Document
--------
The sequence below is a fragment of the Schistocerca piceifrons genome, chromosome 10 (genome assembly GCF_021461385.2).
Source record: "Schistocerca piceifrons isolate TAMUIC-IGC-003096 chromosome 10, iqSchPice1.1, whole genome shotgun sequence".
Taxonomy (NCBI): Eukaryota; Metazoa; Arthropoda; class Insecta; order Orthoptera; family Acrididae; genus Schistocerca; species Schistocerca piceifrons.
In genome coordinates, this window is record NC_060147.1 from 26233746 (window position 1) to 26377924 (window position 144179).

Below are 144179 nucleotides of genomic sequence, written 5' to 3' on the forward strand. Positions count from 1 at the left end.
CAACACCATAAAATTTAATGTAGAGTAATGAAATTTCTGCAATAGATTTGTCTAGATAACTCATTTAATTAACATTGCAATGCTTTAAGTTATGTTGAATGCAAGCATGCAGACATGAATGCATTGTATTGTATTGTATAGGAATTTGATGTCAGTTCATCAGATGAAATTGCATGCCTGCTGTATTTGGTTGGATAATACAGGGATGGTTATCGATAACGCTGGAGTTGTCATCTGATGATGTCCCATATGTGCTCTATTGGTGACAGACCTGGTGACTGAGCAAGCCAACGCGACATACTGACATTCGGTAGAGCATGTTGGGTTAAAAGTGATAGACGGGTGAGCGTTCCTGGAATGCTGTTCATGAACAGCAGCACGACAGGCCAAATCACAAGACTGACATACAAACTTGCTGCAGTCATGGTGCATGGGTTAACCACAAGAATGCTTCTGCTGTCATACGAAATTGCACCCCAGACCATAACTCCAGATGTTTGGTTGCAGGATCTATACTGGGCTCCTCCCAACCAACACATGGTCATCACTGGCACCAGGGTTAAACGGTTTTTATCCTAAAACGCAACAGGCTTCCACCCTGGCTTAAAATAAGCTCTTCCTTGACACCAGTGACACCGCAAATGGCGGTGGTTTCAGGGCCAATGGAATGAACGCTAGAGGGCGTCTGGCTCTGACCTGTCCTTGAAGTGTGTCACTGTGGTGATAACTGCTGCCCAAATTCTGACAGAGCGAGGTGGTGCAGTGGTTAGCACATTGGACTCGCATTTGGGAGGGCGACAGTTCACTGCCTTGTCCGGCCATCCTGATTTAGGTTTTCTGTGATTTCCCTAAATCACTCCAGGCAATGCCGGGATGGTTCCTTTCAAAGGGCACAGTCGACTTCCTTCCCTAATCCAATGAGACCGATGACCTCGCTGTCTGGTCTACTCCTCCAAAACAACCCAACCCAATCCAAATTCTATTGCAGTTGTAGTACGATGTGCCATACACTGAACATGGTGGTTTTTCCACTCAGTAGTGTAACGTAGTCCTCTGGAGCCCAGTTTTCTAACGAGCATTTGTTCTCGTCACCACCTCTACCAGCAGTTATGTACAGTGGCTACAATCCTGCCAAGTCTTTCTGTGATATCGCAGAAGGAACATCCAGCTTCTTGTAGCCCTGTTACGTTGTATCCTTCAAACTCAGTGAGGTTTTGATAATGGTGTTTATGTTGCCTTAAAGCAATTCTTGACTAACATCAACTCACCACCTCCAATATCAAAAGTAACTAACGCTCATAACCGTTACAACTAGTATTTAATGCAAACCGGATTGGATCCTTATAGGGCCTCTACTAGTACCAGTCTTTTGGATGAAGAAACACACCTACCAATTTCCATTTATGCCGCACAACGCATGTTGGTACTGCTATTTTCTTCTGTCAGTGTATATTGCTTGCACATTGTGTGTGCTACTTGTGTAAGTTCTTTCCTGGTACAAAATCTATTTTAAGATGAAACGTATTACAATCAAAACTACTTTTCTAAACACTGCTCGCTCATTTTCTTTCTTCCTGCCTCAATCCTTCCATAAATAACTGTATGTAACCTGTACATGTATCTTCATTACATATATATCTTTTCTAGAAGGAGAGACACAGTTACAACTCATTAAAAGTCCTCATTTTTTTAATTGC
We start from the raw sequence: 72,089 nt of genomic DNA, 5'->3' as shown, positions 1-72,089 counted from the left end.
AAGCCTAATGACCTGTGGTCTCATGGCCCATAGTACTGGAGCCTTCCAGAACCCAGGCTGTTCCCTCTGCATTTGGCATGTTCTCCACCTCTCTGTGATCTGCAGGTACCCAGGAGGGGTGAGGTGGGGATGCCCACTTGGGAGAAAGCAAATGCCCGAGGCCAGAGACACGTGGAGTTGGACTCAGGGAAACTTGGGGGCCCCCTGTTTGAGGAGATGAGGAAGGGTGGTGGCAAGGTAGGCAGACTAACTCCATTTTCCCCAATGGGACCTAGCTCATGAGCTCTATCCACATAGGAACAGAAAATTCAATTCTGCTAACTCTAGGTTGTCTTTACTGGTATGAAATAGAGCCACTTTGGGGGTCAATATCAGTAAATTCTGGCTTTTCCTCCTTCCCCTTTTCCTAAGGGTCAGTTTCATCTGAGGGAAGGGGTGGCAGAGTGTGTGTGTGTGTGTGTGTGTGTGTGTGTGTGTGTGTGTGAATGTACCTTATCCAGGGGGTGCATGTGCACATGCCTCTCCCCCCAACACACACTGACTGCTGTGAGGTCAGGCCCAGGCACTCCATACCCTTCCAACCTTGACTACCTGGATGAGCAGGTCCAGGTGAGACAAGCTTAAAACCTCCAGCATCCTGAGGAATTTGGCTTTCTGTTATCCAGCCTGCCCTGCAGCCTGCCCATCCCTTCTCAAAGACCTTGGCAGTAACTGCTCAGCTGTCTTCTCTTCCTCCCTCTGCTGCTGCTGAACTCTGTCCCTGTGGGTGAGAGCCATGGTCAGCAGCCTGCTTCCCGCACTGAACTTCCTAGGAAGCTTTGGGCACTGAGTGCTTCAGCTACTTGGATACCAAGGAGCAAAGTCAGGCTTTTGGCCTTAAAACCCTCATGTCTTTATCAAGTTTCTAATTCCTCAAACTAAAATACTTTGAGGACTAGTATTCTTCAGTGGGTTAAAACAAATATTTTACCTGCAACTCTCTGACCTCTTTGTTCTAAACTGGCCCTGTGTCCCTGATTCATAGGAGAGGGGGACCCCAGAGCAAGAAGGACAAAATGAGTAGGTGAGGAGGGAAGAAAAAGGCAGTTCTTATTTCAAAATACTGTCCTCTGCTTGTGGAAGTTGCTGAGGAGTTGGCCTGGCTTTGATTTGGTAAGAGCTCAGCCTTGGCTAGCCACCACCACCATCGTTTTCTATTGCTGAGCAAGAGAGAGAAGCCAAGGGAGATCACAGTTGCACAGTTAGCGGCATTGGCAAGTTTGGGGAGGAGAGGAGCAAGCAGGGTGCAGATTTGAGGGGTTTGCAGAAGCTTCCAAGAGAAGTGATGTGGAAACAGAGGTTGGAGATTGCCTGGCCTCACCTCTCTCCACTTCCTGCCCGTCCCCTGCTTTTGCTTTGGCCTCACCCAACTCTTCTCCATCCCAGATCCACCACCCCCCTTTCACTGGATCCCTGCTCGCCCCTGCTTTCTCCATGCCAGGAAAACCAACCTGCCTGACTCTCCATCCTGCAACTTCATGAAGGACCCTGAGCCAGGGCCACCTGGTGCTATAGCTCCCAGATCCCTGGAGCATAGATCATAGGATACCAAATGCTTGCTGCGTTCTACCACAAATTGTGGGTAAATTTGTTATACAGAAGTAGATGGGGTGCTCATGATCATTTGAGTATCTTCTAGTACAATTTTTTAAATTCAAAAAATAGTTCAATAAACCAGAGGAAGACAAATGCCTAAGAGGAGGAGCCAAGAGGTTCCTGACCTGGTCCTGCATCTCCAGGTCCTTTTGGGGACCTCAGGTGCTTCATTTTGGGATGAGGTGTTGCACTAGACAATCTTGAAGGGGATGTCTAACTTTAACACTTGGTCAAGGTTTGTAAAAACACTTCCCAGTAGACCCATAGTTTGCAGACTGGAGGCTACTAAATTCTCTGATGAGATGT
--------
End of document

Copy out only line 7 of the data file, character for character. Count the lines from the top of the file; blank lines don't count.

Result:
We start from the raw sequence: 72,089 nt of genomic DNA, 5'->3' as shown, positions 1-72,089 counted from the left end.